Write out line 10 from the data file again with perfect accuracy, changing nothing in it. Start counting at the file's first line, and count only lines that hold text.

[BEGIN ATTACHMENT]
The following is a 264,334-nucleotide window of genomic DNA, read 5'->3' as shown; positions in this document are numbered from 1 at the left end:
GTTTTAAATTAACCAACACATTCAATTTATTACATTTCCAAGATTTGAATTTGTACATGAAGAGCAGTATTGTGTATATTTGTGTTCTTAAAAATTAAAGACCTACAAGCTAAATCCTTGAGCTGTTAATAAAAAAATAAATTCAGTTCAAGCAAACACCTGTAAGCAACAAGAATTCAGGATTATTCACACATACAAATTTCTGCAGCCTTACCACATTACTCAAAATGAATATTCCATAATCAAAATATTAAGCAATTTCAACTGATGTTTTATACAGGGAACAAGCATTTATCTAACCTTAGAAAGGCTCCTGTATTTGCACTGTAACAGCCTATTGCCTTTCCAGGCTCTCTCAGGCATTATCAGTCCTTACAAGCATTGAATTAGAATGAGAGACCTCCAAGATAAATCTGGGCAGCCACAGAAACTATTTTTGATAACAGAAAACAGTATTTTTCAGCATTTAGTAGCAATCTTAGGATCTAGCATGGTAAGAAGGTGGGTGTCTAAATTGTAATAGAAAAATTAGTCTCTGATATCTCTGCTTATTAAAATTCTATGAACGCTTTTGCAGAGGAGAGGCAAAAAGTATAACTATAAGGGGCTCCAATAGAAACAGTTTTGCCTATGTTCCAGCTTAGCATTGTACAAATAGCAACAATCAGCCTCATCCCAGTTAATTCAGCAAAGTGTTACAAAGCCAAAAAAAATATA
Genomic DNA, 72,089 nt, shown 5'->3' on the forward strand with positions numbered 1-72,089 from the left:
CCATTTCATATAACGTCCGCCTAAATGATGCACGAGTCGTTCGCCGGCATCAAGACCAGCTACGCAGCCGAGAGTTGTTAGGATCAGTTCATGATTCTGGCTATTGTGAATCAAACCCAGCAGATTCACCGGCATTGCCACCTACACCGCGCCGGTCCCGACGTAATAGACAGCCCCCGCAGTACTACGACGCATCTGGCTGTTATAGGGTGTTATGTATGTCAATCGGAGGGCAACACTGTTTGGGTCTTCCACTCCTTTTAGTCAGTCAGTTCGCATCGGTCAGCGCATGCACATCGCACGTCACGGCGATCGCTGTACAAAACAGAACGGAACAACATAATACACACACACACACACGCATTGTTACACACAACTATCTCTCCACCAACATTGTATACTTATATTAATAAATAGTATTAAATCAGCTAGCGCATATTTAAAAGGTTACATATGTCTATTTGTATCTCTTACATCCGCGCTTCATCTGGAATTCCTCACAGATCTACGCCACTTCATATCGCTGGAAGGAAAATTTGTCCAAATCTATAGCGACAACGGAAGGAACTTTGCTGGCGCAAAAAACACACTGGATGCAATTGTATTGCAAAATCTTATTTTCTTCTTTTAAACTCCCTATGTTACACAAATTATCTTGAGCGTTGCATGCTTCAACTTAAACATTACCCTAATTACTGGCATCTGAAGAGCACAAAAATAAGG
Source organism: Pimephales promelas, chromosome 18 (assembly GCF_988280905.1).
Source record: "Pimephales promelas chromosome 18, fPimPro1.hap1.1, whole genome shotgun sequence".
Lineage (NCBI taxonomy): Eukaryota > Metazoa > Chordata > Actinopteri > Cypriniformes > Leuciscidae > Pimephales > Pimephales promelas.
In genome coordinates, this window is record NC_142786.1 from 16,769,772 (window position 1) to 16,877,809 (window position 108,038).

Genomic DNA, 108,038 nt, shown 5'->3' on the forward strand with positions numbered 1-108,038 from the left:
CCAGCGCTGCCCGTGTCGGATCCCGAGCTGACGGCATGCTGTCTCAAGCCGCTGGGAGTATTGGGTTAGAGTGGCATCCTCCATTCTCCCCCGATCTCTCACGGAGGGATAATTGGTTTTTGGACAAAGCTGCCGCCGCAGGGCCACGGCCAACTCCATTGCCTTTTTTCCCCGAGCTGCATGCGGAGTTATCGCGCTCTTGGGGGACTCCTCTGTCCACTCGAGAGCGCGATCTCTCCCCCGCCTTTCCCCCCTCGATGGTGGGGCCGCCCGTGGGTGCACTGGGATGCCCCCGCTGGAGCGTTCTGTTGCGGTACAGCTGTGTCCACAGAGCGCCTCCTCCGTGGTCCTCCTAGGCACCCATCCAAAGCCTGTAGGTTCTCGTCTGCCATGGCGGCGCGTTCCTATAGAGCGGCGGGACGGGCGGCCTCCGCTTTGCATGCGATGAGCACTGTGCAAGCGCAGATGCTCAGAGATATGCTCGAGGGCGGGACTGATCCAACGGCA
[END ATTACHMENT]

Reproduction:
CCAGCGCTGCCCGTGTCGGATCCCGAGCTGACGGCATGCTGTCTCAAGCCGCTGGGAGTATTGGGTTAGAGTGGCATCCTCCATTCTCCCCCGATCTCTCACGGAGGGATAATTGGTTTTTGGACAAAGCTGCCGCCGCAGGGCCACGGCCAACTCCATTGCCTTTTTTCCCCGAGCTGCATGCGGAGTTATCGCGCTCTTGGGGGACTCCTCTGTCCACTCGAGAGCGCGATCTCTCCCCCGCCTTTCCCCCCTCGATGGTGGGGCCGCCCGTGGGTGCACTGGGATGCCCCCGCTGGAGCGTTCTGTTGCGGTACAGCTGTGTCCACAGAGCGCCTCCTCCGTGGTCCTCCTAGGCACCCATCCAAAGCCTGTAGGTTCTCGTCTGCCATGGCGGCGCGTTCCTATAGAGCGGCGGGACGGGCGGCCTCCGCTTTGCATGCGATGAGCACTGTGCAAGCGCAGATGCTCAGAGATATGCTCGAGGGCGGGACTGATCCAACGGCA